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US Accountants Make Anti-Tax Fraud Suggestions

Monday, 06 May 2013   (0 Comments)
Posted by: Author: Mike Godfrey
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Source: Mike Godfrey (, Washington)

On May 1, the American Institute of Certified Public Accountants (AICPA) provided testimony at the Internal Revenue Service (IRS) Oversight Board Forum on its suggestions about how to curb United States tax identity theft and fraud.

"Some actions that we believe would reduce the threat of identity theft would require legislative or regulatory changes," Jeffrey A. Porter, chair of the AICPA’s Tax Executive Committee, told the Oversight Board.

He said the IRS's proposed regulations authorizing filers of certain information returns to voluntarily truncate a taxpayer's identifying number is a "positive step towards protecting the privacy and security of personal information." The AICPA is pleased that the proposed regulations would make the truncation program permanent, because it has supported that for several years.

In addition, Porter suggested that the truncation program should be extended to permit truncated Social Security numbers on all types of tax forms and returns provided to a taxpayer. That would require a change in the law that AICPA has already recommended to Congress.

"A fundamental tax administration goal for combating fraud," Porter noted, "is establishing one point of contact within the IRS for prompt resolution of identity theft cases," as called for by former IRS Commissioner Douglas Shulman and National Taxpayer Advocate Nina Olson. Currently, 21 units exist within the IRS to help victims of identity theft.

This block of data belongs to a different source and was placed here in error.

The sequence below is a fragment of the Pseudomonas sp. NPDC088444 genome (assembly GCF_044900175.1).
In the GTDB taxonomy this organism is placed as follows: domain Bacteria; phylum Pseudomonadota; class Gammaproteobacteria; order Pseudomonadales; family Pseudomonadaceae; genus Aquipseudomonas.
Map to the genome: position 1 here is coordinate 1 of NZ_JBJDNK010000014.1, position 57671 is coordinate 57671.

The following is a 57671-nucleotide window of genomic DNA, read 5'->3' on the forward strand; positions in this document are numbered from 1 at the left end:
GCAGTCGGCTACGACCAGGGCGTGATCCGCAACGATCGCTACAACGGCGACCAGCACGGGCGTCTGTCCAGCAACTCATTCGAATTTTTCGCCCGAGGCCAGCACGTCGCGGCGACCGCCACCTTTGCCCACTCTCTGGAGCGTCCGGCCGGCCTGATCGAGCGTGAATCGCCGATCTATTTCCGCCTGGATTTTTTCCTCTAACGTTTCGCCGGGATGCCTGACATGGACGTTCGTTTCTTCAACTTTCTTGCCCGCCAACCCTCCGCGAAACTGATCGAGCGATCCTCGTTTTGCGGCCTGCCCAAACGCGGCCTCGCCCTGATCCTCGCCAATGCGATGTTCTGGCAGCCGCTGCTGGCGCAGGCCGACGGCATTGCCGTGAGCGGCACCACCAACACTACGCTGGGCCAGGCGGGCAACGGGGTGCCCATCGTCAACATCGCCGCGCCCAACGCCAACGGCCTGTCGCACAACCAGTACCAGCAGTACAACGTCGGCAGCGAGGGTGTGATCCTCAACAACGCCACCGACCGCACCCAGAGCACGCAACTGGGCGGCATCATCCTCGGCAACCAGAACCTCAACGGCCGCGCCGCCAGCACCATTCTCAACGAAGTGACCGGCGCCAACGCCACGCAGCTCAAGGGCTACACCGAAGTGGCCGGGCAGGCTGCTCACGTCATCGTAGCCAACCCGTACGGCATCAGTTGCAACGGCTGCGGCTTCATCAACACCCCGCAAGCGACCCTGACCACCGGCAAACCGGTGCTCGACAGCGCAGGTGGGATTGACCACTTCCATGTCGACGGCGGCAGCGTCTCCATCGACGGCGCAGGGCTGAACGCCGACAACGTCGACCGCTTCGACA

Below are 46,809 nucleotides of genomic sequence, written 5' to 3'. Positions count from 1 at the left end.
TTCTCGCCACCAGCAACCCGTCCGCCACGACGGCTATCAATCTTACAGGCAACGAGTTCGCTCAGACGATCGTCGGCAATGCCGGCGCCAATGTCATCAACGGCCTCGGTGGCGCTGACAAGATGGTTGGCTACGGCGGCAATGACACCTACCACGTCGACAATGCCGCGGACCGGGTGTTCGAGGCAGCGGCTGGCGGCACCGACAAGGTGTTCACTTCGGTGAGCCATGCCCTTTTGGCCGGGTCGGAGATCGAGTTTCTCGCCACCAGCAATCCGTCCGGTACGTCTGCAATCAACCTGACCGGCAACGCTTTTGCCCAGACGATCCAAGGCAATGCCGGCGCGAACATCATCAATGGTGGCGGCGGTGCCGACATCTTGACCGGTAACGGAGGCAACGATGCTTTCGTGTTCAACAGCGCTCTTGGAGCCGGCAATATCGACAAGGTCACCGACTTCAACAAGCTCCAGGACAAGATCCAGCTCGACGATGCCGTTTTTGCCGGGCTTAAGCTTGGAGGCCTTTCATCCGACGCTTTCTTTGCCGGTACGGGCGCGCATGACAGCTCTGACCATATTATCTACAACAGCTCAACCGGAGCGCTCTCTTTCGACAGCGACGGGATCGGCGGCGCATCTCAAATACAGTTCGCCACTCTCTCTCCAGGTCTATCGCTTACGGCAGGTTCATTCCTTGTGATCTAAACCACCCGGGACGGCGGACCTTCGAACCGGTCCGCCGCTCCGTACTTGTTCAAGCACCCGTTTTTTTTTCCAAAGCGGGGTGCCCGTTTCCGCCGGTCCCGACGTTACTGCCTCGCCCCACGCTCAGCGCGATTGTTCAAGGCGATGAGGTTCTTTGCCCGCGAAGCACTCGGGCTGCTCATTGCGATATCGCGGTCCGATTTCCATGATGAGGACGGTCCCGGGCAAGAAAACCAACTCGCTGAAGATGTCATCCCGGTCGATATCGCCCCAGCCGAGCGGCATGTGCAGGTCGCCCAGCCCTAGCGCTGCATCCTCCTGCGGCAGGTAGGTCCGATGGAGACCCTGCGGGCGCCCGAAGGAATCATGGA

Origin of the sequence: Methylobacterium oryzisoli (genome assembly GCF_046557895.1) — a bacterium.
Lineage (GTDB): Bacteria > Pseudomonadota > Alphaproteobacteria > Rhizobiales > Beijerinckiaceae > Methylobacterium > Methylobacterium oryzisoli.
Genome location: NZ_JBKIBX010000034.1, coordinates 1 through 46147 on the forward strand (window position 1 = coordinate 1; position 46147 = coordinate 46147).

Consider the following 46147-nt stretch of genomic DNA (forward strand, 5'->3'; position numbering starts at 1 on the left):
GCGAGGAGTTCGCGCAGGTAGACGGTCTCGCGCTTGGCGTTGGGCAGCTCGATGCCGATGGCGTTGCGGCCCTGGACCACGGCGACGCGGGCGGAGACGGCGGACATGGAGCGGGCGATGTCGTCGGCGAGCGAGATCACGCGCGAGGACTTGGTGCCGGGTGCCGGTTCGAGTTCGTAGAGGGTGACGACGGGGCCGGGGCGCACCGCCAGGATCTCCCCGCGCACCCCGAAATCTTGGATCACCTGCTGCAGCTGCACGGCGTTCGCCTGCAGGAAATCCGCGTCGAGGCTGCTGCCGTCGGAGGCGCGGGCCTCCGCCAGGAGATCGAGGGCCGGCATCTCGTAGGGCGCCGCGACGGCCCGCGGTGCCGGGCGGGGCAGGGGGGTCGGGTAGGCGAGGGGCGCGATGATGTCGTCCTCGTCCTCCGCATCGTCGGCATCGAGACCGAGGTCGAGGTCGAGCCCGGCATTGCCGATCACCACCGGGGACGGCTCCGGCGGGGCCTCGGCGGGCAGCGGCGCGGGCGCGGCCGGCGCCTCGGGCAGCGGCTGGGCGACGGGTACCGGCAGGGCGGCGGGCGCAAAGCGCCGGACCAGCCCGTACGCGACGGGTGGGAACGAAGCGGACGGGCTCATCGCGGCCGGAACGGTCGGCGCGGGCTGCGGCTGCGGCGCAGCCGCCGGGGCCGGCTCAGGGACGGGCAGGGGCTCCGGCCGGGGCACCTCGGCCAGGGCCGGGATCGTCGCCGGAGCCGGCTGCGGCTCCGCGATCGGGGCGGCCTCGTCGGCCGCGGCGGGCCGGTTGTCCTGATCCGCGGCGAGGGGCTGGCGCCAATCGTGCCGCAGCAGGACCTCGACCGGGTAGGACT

Porter also emphasized that the IRS "should be provided with the proper resources to fund its mission, since the fight against identity theft fraud is taking a toll on IRS resources."

While praising the expansion of the IRS Law Enforcement Assistance Program to help state and local law enforcement officials obtain tax return data vital to investigating identity theft cases, and the continuing emphasis by the IRS on criminal investigations, he stressed that increased staffing and training are key components of the fight against identity theft.

"We believe the IRS should continue to increase the level of staffing dedicated to identity theft cases and improve its training of agency employees to ensure the proper response and assistance for identity theft victims," he confirmed.



Section 240A of the Tax Administration Act, 2011 (as amended) requires that all tax practitioners register with a recognized controlling body before 1 July 2013. It is a criminal offense to not register with both a recognized controlling body and SARS.

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